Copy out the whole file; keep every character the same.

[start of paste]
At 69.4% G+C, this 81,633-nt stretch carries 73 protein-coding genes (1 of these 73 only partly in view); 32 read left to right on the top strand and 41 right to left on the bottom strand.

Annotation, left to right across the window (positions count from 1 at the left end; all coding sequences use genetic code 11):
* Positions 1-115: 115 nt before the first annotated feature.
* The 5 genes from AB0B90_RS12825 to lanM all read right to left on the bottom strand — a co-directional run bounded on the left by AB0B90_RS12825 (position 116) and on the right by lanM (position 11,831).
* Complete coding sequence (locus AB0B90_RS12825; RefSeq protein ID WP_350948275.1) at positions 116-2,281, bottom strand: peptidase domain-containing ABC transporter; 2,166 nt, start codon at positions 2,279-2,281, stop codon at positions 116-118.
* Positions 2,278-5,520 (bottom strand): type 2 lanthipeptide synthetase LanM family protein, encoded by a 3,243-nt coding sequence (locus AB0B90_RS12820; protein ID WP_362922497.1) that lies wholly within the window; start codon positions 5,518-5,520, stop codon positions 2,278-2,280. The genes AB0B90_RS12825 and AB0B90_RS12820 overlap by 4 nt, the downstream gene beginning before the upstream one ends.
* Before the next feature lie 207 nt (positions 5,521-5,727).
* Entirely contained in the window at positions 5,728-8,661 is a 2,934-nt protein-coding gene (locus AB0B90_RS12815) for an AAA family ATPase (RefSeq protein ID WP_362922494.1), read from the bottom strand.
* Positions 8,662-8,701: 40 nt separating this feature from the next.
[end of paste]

At 69.4% G+C, this 81,633-nt stretch carries 73 protein-coding genes (1 of these 73 only partly in view); 32 read left to right on the top strand and 41 right to left on the bottom strand.

Annotation, left to right across the window (positions count from 1 at the left end; all coding sequences use genetic code 11):
* Positions 1-115: 115 nt before the first annotated feature.
* The 5 genes from AB0B90_RS12825 to lanM all read right to left on the bottom strand — a co-directional run bounded on the left by AB0B90_RS12825 (position 116) and on the right by lanM (position 11,831).
* Complete coding sequence (locus AB0B90_RS12825; RefSeq protein ID WP_350948275.1) at positions 116-2,281, bottom strand: peptidase domain-containing ABC transporter; 2,166 nt, start codon at positions 2,279-2,281, stop codon at positions 116-118.
* Positions 2,278-5,520 (bottom strand): type 2 lanthipeptide synthetase LanM family protein, encoded by a 3,243-nt coding sequence (locus AB0B90_RS12820; protein ID WP_362922497.1) that lies wholly within the window; start codon positions 5,518-5,520, stop codon positions 2,278-2,280. The genes AB0B90_RS12825 and AB0B90_RS12820 overlap by 4 nt, the downstream gene beginning before the upstream one ends.
* Before the next feature lie 207 nt (positions 5,521-5,727).
* Entirely contained in the window at positions 5,728-8,661 is a 2,934-nt protein-coding gene (locus AB0B90_RS12815) for an AAA family ATPase (RefSeq protein ID WP_362922494.1), read from the bottom strand.
* Positions 8,662-8,701: 40 nt separating this feature from the next.